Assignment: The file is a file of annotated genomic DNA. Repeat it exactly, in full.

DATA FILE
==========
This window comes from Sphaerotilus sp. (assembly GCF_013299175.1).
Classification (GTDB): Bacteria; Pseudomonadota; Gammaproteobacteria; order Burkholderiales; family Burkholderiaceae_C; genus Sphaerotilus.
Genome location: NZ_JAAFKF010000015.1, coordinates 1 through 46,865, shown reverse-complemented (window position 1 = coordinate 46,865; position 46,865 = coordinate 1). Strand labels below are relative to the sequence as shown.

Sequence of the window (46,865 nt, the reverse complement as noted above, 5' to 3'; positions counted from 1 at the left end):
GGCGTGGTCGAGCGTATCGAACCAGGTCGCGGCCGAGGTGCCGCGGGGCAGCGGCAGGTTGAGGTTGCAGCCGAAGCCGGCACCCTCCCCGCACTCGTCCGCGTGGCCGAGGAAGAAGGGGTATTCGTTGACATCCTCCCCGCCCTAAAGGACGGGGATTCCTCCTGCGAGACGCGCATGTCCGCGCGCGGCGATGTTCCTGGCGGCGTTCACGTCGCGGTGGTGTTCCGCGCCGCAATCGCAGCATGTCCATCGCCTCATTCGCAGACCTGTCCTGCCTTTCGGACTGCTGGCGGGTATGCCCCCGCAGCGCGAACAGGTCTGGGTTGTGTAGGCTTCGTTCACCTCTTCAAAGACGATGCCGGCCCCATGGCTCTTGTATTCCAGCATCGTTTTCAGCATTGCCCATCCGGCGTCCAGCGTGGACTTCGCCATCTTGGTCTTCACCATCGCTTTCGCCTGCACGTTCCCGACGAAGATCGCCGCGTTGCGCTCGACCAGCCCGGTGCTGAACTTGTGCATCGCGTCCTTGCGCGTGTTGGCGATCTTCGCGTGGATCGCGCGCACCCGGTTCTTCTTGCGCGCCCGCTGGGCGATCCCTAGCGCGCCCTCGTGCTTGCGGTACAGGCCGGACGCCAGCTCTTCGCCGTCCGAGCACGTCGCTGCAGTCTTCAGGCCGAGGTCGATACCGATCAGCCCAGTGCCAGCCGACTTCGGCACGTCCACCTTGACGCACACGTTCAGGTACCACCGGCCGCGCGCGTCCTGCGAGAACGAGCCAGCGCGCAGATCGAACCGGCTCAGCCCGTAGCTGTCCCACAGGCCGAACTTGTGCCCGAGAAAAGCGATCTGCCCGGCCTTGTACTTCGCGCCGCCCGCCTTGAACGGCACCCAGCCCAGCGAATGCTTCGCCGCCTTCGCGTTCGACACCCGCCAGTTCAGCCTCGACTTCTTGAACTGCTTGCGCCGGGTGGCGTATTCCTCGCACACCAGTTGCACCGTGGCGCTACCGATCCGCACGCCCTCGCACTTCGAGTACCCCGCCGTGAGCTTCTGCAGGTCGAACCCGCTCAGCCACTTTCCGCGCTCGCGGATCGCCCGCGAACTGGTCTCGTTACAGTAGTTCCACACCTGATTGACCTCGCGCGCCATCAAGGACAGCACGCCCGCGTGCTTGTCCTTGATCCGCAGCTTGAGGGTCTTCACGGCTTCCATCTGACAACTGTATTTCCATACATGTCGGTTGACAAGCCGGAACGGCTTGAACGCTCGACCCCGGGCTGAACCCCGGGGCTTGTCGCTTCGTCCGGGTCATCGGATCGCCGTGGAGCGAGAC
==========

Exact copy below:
This window comes from Sphaerotilus sp. (assembly GCF_013299175.1).
Classification (GTDB): Bacteria; Pseudomonadota; Gammaproteobacteria; order Burkholderiales; family Burkholderiaceae_C; genus Sphaerotilus.
Genome location: NZ_JAAFKF010000015.1, coordinates 1 through 46,865, shown reverse-complemented (window position 1 = coordinate 46,865; position 46,865 = coordinate 1). Strand labels below are relative to the sequence as shown.

Sequence of the window (46,865 nt, the reverse complement as noted above, 5' to 3'; positions counted from 1 at the left end):
GGCGTGGTCGAGCGTATCGAACCAGGTCGCGGCCGAGGTGCCGCGGGGCAGCGGCAGGTTGAGGTTGCAGCCGAAGCCGGCACCCTCCCCGCACTCGTCCGCGTGGCCGAGGAAGAAGGGGTATTCGTTGACATCCTCCCCGCCCTAAAGGACGGGGATTCCTCCTGCGAGACGCGCATGTCCGCGCGCGGCGATGTTCCTGGCGGCGTTCACGTCGCGGTGGTGTTCCGCGCCGCAATCGCAGCATGTCCATCGCCTCATTCGCAGACCTGTCCTGCCTTTCGGACTGCTGGCGGGTATGCCCCCGCAGCGCGAACAGGTCTGGGTTGTGTAGGCTTCGTTCACCTCTTCAAAGACGATGCCGGCCCCATGGCTCTTGTATTCCAGCATCGTTTTCAGCATTGCCCATCCGGCGTCCAGCGTGGACTTCGCCATCTTGGTCTTCACCATCGCTTTCGCCTGCACGTTCCCGACGAAGATCGCCGCGTTGCGCTCGACCAGCCCGGTGCTGAACTTGTGCATCGCGTCCTTGCGCGTGTTGGCGATCTTCGCGTGGATCGCGCGCACCCGGTTCTTCTTGCGCGCCCGCTGGGCGATCCCTAGCGCGCCCTCGTGCTTGCGGTACAGGCCGGACGCCAGCTCTTCGCCGTCCGAGCACGTCGCTGCAGTCTTCAGGCCGAGGTCGATACCGATCAGCCCAGTGCCAGCCGACTTCGGCACGTCCACCTTGACGCACACGTTCAGGTACCACCGGCCGCGCGCGTCCTGCGAGAACGAGCCAGCGCGCAGATCGAACCGGCTCAGCCCGTAGCTGTCCCACAGGCCGAACTTGTGCCCGAGAAAAGCGATCTGCCCGGCCTTGTACTTCGCGCCGCCCGCCTTGAACGGCACCCAGCCCAGCGAATGCTTCGCCGCCTTCGCGTTCGACACCCGCCAGTTCAGCCTCGACTTCTTGAACTGCTTGCGCCGGGTGGCGTATTCCTCGCACACCAGTTGCACCGTGGCGCTACCGATCCGCACGCCCTCGCACTTCGAGTACCCCGCCGTGAGCTTCTGCAGGTCGAACCCGCTCAGCCACTTTCCGCGCTCGCGGATCGCCCGCGAACTGGTCTCGTTACAGTAGTTCCACACCTGATTGACCTCGCGCGCCATCAAGGACAGCACGCCCGCGTGCTTGTCCTTGATCCGCAGCTTGAGGGTCTTCACGGCTTCCATCTGACAACTGTATTTCCATACATGTCGGTTGACAAGCCGGAACGGCTTGAACGCTCGACCCCGGGCTGAACCCCGGGGCTTGTCGCTTCGTCCGGGTCATCGGATCGCCGTGGAGCGAGAC